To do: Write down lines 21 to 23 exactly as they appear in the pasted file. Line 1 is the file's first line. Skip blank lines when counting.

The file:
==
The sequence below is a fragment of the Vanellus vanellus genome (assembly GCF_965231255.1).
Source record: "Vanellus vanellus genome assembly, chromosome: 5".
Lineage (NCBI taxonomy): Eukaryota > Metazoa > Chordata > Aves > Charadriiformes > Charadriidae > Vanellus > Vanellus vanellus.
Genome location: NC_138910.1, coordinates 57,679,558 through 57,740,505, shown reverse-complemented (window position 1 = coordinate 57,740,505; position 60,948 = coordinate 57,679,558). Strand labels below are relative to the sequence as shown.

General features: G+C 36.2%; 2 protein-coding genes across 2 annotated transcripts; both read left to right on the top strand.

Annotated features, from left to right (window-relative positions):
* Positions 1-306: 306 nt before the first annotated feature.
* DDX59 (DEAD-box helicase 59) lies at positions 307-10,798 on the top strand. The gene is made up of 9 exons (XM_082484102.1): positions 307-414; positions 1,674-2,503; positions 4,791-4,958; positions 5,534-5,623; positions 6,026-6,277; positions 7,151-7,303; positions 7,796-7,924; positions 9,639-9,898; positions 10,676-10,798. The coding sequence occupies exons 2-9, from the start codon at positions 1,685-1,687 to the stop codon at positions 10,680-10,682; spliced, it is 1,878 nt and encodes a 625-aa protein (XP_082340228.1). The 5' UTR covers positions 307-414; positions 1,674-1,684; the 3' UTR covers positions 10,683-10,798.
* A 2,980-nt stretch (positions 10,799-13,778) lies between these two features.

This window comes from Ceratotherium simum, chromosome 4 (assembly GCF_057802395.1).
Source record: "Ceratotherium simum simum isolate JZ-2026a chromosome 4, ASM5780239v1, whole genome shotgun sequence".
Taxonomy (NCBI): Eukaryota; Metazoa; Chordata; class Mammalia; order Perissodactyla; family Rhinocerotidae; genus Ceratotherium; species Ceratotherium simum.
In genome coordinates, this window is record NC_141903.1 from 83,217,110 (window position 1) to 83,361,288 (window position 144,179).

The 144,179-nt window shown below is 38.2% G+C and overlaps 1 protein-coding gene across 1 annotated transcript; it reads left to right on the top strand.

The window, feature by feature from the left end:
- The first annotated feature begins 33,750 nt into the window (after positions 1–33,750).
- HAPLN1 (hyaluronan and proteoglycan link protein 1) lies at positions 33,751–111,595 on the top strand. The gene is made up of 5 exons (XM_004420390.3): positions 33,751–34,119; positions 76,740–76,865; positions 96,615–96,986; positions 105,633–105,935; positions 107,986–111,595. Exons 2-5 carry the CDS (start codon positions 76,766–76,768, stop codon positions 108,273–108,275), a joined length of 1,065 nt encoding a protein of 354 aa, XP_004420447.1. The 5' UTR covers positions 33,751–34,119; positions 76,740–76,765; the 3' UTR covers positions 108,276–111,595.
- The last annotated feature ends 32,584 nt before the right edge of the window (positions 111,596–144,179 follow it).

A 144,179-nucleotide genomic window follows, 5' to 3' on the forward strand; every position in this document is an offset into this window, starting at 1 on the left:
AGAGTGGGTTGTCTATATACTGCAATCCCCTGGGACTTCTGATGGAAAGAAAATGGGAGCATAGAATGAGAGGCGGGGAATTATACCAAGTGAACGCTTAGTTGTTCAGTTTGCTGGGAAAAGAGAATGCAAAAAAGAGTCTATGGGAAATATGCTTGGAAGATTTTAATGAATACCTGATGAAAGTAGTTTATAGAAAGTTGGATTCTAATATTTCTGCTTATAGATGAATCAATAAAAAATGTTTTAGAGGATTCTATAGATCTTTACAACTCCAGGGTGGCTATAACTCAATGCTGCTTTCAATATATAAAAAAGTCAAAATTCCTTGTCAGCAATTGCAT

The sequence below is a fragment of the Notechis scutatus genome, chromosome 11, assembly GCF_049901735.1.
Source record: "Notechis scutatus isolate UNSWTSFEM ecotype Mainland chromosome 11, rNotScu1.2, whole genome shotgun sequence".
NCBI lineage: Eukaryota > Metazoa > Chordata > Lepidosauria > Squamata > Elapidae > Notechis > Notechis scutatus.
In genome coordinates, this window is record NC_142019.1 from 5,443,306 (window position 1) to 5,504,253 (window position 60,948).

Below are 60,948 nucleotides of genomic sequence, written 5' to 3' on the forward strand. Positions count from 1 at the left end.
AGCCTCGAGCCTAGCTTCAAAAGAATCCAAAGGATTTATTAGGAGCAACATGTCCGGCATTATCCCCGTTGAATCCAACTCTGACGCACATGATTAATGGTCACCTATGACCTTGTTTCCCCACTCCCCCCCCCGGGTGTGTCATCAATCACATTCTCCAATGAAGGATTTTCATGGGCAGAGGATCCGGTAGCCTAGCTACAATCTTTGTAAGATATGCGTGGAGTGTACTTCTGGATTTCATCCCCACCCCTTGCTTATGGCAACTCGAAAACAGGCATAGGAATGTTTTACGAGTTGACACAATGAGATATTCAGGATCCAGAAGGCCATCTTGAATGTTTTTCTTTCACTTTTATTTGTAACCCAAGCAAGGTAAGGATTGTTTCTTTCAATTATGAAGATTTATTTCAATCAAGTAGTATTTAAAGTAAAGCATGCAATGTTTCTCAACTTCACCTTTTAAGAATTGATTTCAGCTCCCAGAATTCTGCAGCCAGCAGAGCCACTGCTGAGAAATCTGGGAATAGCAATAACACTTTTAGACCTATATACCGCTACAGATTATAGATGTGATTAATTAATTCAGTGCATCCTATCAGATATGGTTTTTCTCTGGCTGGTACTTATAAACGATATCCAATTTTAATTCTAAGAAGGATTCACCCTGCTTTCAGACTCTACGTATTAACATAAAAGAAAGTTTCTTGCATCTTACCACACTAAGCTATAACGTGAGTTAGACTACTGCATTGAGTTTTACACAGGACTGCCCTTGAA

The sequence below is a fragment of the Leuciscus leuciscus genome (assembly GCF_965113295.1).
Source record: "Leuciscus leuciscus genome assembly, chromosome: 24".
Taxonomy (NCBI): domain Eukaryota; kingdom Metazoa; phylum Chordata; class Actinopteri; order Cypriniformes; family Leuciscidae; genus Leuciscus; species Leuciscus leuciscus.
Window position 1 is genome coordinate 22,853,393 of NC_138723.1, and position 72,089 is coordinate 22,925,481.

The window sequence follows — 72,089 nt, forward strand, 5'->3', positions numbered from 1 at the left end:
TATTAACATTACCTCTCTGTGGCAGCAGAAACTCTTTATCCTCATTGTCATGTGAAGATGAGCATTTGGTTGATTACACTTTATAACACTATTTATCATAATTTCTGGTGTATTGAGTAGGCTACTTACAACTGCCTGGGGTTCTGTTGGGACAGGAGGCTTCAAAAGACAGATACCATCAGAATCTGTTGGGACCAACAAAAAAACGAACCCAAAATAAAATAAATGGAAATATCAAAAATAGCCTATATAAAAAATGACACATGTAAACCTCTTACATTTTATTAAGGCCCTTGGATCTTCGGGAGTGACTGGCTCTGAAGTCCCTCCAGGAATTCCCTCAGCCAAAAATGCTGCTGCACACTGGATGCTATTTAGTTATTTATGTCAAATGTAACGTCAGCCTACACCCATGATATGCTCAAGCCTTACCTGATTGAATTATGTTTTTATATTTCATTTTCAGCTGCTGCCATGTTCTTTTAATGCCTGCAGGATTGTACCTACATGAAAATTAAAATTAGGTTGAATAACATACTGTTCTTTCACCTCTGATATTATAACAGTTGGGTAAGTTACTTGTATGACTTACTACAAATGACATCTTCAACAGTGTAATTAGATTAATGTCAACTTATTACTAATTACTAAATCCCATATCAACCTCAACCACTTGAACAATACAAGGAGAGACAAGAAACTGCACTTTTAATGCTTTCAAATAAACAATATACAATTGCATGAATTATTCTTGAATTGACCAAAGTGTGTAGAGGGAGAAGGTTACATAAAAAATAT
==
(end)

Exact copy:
The sequence below is a fragment of the Notechis scutatus genome, chromosome 11, assembly GCF_049901735.1.
Source record: "Notechis scutatus isolate UNSWTSFEM ecotype Mainland chromosome 11, rNotScu1.2, whole genome shotgun sequence".
NCBI lineage: Eukaryota > Metazoa > Chordata > Lepidosauria > Squamata > Elapidae > Notechis > Notechis scutatus.